In this material, the spin density waves can only run in two directions that are perpendicular to one another, i.e. they can appear in two different domains. The direction in which the spin density wave moves depends on the direction of the external . When the direction of the magnetic field is altered, then for a specific direction the orientation of the spin density wave also changes abruptly. To prove this effect, the researchers built a special sample holder by means of which the sample could be tilted by very small degrees between the measurements.

Michel Kenzelmann adjusts the gas input into a high-field magnet used for the experiments on CeCoIn5 at the Spallation Neutron Source SINQ. Credit: Paul Scherrer Institute/Markus Fischer

Quantum state under control

"The observed behaviour of the material was completely unexpected and is certainly not a purely magnetic effect", explains Michel Kenzelmann, head of the PSI research team. "This is a clear indication that in the material the new superconducting state occurs together with the spin density wave, as is also expected from symmetry arguments." The special feature of this state is that it is very closely linked to the magnetic order. This means that they both become stronger when the strength of the outer magnetic field is increased. Hence, by means of the external magnetic field, one can directly control the quantum state which is linked to . The possibility of directly controlling quantum states may be important for possible future quantum computers. "Even if this particular material will probably not be used because of the low temperatures and strong magnetic domains required, our experiments show what this kind of control could, in principle, look like", adds Simon Gerber, first author of the publication.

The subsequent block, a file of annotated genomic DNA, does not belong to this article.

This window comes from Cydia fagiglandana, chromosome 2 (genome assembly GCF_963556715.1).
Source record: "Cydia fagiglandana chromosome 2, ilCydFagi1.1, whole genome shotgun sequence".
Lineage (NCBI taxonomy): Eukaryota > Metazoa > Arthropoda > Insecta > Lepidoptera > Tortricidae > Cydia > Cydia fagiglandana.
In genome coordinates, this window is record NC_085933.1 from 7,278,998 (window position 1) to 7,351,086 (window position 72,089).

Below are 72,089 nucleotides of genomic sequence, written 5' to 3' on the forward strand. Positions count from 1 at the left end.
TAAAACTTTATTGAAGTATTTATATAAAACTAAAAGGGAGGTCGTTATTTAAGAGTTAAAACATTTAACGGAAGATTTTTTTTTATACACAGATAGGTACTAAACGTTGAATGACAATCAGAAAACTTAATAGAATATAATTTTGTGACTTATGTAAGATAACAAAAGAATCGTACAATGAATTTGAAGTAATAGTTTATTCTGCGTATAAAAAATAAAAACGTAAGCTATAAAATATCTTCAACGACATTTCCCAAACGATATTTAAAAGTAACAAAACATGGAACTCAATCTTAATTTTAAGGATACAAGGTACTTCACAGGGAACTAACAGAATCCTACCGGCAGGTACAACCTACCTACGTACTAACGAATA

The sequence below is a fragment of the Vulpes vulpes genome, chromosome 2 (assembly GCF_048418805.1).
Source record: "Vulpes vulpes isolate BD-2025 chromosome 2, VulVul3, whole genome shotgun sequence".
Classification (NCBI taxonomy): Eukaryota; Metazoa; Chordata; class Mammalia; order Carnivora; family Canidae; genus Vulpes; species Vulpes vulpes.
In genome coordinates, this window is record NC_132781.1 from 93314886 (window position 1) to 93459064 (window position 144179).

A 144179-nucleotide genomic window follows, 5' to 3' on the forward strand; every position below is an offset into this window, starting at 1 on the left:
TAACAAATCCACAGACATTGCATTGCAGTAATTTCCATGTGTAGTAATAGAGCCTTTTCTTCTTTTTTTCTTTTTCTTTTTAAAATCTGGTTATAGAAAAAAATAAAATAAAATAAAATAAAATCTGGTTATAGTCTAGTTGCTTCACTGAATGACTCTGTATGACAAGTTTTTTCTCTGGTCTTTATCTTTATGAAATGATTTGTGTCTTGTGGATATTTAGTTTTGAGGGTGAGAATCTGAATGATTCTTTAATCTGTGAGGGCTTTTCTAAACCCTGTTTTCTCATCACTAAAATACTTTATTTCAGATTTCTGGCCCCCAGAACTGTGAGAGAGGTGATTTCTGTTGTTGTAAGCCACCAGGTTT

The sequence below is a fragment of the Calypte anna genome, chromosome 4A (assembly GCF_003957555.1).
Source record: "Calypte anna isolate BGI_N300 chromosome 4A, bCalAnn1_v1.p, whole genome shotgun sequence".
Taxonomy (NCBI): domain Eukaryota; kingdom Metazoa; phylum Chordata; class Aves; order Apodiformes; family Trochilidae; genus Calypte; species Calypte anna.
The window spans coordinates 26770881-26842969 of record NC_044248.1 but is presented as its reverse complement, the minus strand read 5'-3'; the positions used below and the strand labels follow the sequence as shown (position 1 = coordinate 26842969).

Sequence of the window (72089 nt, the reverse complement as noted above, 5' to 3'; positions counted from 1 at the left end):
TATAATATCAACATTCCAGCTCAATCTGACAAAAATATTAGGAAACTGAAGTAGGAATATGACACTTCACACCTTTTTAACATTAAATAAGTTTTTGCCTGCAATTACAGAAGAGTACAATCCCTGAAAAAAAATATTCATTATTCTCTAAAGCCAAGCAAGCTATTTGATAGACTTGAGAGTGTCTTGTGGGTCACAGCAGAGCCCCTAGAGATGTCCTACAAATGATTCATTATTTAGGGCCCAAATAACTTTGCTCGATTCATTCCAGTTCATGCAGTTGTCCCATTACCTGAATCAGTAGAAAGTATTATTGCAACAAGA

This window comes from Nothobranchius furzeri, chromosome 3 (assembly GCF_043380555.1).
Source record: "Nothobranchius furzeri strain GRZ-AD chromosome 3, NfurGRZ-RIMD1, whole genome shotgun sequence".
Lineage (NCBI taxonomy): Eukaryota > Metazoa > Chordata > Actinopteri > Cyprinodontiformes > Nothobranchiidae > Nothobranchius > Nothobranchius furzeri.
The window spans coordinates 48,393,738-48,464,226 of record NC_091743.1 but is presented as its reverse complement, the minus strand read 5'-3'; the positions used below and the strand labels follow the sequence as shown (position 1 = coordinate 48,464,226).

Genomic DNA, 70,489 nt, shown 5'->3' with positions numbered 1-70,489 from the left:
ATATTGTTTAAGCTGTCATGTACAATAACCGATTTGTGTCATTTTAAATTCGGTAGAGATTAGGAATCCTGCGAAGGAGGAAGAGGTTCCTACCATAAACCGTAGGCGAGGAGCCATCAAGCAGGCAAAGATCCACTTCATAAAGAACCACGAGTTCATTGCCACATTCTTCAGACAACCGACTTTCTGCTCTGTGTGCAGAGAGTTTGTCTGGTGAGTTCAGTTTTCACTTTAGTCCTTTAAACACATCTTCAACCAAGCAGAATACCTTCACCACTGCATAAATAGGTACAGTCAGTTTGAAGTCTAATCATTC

Explore further: Graphene can host exotic new quantum electronic states at its edges

More information: "Switching of magnetic domains reveals spatially inhomogeneous superconductivity." Simon Gerber, Marek Bartkowiak, Jorge L. Gavilano, Eric Ressouche, Nikola Egetenmeyer, Christof Niedermayer, Andrea D. Bianchi, Roman Movshovich, Eric D. Bauer, Joe D. Thompson and Michel Kenzelmann
Nature Physics, Advance Online Publication (AOP) 22 December 2013; DOI: 10.1038/nphys2833

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Jan 06, 2014
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not rated yet Feb 22, 2014
Abstract: The interplay of magnetic and charge fluctuations can lead to quantum phases with exceptional electronic properties. A case in point is magnetically-driven superconductivity1, 2, where magnetic correlations fundamentally affect the underlying symmetry and generate new physical properties. The superconducting wavefunction in most known magnetic superconductors does not break translational symmetry. However, it has been predicted that modulated triplet p-wave superconductivity occurs in singlet d-wave superconductors with spin-density-wave (SDW) order3, 4. Here we report evidence for the presence of a spatially inhomogeneous p-wave Cooper pair-density wave in CeCoIn5. We show that the SDW domains can be switched completely by a tiny change of the magnetic field direction, which is naturally explained by the presence of triplet superconductivity. . The Q-phase of CeCoIn5 thus represents an example where spatially modulated superconductivity is associated with SDW order.